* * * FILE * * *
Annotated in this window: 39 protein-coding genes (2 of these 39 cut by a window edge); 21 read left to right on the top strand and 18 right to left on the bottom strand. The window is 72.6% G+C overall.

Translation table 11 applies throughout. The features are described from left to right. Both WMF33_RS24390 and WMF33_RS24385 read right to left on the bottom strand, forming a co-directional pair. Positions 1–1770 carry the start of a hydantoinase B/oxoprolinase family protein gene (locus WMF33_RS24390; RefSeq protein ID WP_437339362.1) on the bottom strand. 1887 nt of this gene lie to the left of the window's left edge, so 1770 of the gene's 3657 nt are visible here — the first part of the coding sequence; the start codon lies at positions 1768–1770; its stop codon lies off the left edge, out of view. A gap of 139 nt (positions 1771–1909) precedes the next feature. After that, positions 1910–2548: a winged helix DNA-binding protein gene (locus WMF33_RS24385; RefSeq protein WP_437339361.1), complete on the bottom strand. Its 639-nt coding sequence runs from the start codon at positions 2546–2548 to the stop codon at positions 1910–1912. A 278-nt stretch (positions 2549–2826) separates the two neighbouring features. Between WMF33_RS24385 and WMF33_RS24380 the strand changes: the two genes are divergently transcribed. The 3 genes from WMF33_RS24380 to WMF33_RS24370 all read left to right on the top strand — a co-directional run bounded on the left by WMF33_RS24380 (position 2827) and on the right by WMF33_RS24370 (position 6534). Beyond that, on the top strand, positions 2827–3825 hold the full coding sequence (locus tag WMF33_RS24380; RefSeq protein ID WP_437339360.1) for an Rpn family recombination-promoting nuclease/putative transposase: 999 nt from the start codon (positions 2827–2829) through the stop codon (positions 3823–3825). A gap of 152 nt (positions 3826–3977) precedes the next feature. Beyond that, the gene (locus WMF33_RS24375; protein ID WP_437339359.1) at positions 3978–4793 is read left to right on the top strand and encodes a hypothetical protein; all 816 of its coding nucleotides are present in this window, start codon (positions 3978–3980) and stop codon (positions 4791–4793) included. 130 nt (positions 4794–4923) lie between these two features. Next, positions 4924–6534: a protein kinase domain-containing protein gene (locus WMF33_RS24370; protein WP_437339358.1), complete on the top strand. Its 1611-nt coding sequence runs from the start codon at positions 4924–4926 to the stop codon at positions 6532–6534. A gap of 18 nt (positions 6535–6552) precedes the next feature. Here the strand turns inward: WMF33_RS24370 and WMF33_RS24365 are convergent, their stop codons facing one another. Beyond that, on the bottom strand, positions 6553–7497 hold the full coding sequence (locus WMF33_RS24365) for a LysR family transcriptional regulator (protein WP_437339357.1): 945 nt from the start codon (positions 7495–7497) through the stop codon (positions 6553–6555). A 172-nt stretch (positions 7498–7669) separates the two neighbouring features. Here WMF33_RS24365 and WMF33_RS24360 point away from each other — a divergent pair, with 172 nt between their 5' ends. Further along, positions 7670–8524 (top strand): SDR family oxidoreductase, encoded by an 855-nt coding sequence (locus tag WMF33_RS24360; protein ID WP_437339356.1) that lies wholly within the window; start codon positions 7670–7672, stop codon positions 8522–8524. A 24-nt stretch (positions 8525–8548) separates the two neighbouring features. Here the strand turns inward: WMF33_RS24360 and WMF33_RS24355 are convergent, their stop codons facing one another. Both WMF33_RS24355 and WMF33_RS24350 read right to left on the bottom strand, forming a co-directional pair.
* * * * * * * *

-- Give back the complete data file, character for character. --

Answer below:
Annotated in this window: 39 protein-coding genes (2 of these 39 cut by a window edge); 21 read left to right on the top strand and 18 right to left on the bottom strand. The window is 72.6% G+C overall.

Translation table 11 applies throughout. The features are described from left to right. Both WMF33_RS24390 and WMF33_RS24385 read right to left on the bottom strand, forming a co-directional pair. Positions 1–1770 carry the start of a hydantoinase B/oxoprolinase family protein gene (locus WMF33_RS24390; RefSeq protein ID WP_437339362.1) on the bottom strand. 1887 nt of this gene lie to the left of the window's left edge, so 1770 of the gene's 3657 nt are visible here — the first part of the coding sequence; the start codon lies at positions 1768–1770; its stop codon lies off the left edge, out of view. A gap of 139 nt (positions 1771–1909) precedes the next feature. After that, positions 1910–2548: a winged helix DNA-binding protein gene (locus WMF33_RS24385; RefSeq protein WP_437339361.1), complete on the bottom strand. Its 639-nt coding sequence runs from the start codon at positions 2546–2548 to the stop codon at positions 1910–1912. A 278-nt stretch (positions 2549–2826) separates the two neighbouring features. Between WMF33_RS24385 and WMF33_RS24380 the strand changes: the two genes are divergently transcribed. The 3 genes from WMF33_RS24380 to WMF33_RS24370 all read left to right on the top strand — a co-directional run bounded on the left by WMF33_RS24380 (position 2827) and on the right by WMF33_RS24370 (position 6534). Beyond that, on the top strand, positions 2827–3825 hold the full coding sequence (locus tag WMF33_RS24380; RefSeq protein ID WP_437339360.1) for an Rpn family recombination-promoting nuclease/putative transposase: 999 nt from the start codon (positions 2827–2829) through the stop codon (positions 3823–3825). A gap of 152 nt (positions 3826–3977) precedes the next feature. Beyond that, the gene (locus WMF33_RS24375; protein ID WP_437339359.1) at positions 3978–4793 is read left to right on the top strand and encodes a hypothetical protein; all 816 of its coding nucleotides are present in this window, start codon (positions 3978–3980) and stop codon (positions 4791–4793) included. 130 nt (positions 4794–4923) lie between these two features. Next, positions 4924–6534: a protein kinase domain-containing protein gene (locus WMF33_RS24370; protein WP_437339358.1), complete on the top strand. Its 1611-nt coding sequence runs from the start codon at positions 4924–4926 to the stop codon at positions 6532–6534. A gap of 18 nt (positions 6535–6552) precedes the next feature. Here the strand turns inward: WMF33_RS24370 and WMF33_RS24365 are convergent, their stop codons facing one another. Beyond that, on the bottom strand, positions 6553–7497 hold the full coding sequence (locus WMF33_RS24365) for a LysR family transcriptional regulator (protein WP_437339357.1): 945 nt from the start codon (positions 7495–7497) through the stop codon (positions 6553–6555). A 172-nt stretch (positions 7498–7669) separates the two neighbouring features. Here WMF33_RS24365 and WMF33_RS24360 point away from each other — a divergent pair, with 172 nt between their 5' ends. Further along, positions 7670–8524 (top strand): SDR family oxidoreductase, encoded by an 855-nt coding sequence (locus tag WMF33_RS24360; protein ID WP_437339356.1) that lies wholly within the window; start codon positions 7670–7672, stop codon positions 8522–8524. A 24-nt stretch (positions 8525–8548) separates the two neighbouring features. Here the strand turns inward: WMF33_RS24360 and WMF33_RS24355 are convergent, their stop codons facing one another. Both WMF33_RS24355 and WMF33_RS24350 read right to left on the bottom strand, forming a co-directional pair.